And this had to do with McKinney's role in a shipment of humanitarian aid to Gaza. What do we know about that?

BROOKE BALDWIN, CNN CORRESPONDENT: We are learning a few new details, Suzanne, first, the fact that Cynthia McKinney secured a seat on that ship, the SS Dignity, because someone else backed out. In fact, she sent this e-mail to her friends just yesterday, alerting them of her mission, or, as she referred to it, as a humanitarian undertaking.


BALDWIN (voice-over): Cynthia McKinney taking center stage, this time on a humanitarian mission.

CYNTHIA MCKINNEY (D), FORMER U.S. CONGRESSWOMAN: Our mission was a peaceful mission to deliver medical supplies. And our mission was thwarted by the Israelis, the aggressiveness of the Israeli military.

BALDWIN: McKinney was on board the ship, the SS Dignity, owned by the Free Gaza Movement, a Palestinian-rights organization based in Northern California. It had set sail Monday from Cyprus to deliver three tons of medical supplies to war-torn Gaza.

The group's co-founder, Paul Laurdee, said he invited McKinney on the mission after some of the original passengers had canceled. Laurdee says McKinney was a supporter of the group for years and wanted to take the trip a year ago, but couldn't.

Most remember her infamous incident at the U.S. Capitol two years ago, when a police officer accused her of slapping him. Weeks later, the former six-term controversial congresswoman from Georgia sparred with CNN's Soledad O'Brien.


SOLEDAD O'BRIEN, CNN SPECIAL CORRESPONDENT: Forgive me for interrupting you, but I believe we...


MCKINNEY: No, but you shouldn't interrupt me, Soledad.

O'BRIEN: Well...



BALDWIN: Two years later, McKinney ran for U.S. president on the Green Party ticket. While that was always a long shot, McKinney may have better luck drawing attention to the current crisis in Gaza.

MCKINNEY: I would like to ask president-elect Obama to say something, please, about the humanitarian crisis that is being experienced right now by the people of Gaza.


BALDWIN: Now, McKinney's parents declined to speak to CNN today, saying that their daughter, Suzanne, should be speaking for herself.. McKinney might be bound for Gaza in another two days, as the group plans to attempt their mission in a new ship once again.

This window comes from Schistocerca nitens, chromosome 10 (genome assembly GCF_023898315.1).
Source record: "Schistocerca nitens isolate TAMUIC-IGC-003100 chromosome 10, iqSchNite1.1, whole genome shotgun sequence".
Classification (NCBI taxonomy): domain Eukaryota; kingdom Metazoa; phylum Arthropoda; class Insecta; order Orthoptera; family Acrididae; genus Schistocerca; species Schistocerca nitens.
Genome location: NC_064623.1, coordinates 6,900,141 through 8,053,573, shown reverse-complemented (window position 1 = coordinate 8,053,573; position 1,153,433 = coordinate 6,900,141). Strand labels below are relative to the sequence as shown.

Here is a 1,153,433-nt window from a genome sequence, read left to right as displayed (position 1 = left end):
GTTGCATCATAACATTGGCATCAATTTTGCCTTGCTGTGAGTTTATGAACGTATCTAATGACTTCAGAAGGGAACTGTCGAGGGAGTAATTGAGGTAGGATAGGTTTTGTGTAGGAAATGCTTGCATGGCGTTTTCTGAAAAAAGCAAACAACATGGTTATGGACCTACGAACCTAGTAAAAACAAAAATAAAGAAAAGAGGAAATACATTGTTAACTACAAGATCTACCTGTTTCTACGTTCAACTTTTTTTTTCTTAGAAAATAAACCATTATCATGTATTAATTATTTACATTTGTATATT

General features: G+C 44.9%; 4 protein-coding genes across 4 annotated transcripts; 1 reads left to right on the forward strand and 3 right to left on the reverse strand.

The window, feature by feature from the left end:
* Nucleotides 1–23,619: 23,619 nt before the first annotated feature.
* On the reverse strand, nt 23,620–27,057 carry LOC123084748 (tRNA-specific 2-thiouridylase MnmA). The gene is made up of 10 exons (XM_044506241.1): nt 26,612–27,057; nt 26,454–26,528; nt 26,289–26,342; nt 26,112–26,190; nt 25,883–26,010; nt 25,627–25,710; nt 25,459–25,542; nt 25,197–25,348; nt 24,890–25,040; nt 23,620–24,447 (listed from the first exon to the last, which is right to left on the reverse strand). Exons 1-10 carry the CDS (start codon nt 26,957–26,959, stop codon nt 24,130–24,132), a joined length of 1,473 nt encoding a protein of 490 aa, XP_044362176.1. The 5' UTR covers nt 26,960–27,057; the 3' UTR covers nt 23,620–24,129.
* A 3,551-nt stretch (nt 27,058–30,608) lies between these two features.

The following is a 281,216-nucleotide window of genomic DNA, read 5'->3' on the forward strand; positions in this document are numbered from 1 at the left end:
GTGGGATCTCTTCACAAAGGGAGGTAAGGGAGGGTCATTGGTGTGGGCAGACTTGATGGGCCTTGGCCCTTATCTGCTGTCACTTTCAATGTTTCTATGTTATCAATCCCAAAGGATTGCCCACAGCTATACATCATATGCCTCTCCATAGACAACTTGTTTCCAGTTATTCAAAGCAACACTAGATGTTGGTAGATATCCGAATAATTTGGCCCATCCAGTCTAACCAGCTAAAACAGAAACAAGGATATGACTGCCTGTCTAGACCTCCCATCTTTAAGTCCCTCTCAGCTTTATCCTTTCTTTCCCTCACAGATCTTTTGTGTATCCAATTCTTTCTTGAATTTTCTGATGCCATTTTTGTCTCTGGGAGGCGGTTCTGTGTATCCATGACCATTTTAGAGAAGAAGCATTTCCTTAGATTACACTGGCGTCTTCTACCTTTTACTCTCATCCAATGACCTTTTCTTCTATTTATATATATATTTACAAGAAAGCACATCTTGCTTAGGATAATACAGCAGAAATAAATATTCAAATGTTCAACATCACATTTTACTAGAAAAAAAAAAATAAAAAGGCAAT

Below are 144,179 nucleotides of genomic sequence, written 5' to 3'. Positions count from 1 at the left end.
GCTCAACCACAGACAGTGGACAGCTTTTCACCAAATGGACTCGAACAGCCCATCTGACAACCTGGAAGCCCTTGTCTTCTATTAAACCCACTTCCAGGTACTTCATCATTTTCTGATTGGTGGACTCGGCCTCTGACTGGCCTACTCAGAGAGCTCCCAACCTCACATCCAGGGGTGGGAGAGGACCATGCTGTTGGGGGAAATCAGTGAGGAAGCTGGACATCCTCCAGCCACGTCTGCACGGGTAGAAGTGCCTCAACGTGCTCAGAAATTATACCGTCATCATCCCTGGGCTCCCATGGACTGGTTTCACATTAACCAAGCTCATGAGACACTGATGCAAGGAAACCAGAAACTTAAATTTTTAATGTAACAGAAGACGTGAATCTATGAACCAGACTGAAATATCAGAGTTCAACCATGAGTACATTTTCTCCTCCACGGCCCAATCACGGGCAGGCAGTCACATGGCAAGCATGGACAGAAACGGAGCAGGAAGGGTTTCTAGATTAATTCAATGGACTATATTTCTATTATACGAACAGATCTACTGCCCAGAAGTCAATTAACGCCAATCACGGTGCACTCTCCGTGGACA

MALVEAUX: OK, we will see how that works.

Thank you so much, Brooke.

Some Republicans are seething over big government bailouts, and they met vent their anger at President Bush by accusing him of peddling socialism.

Plus, top Democrats are planning to block the Illinois governor's new Senate appointee. Could that move work against them?

Stand by for our "Strategy Session."

And CNN's Jeanne Moos wonders if Caroline Kennedy can talk the talk of a U.S. senator.



You know...

You know... JEANNE MOOS, CNN CORRESPONDENT: Saying you know a lot does not mean she doesn't know, or she's dumb.




MALVEAUX: Out of power but, not out of the picture. Capitol Hill Republicans are flexing what muscle that they have left in the hope of influencing Democratic spending plans.

CNN congressional correspondent Brianna Keilar joining us now.

And, Brianna, what is the GOP leadership saying about this?

BRIANNA KEILAR, CNN CONGRESSIONAL CORRESPONDENT: Well, Suzanne, they say Democrats plan to inject a huge amount of money into the U.S. economy right after Barack Obama takes power. It could be a huge throwaway of taxpayer dollars.


KEILAR (voice-over): A Democratic leadership aide tells CNN, a vote on a new economic stimulus package in the House now is likely as soon as the second week of January. We're told Democratic leaders are still talking about a package focused on infrastructure spending, with a price tag ranging from $500 billion to $600 billion, but spending as much as $775 billion, a number being mentioned by the Obama team, is very possible.

The biggest hurdle, though, is the Senate. And the Republicans leaders there moving too fast is a guarantee that money will be wasted. GOP Leader Mitch McConnell says, a stimulus package with bipartisan support will "require the consideration of alternative ideas, public congressional hearings, and transparency, not a rushed partisan take-it-or-leave-it approach."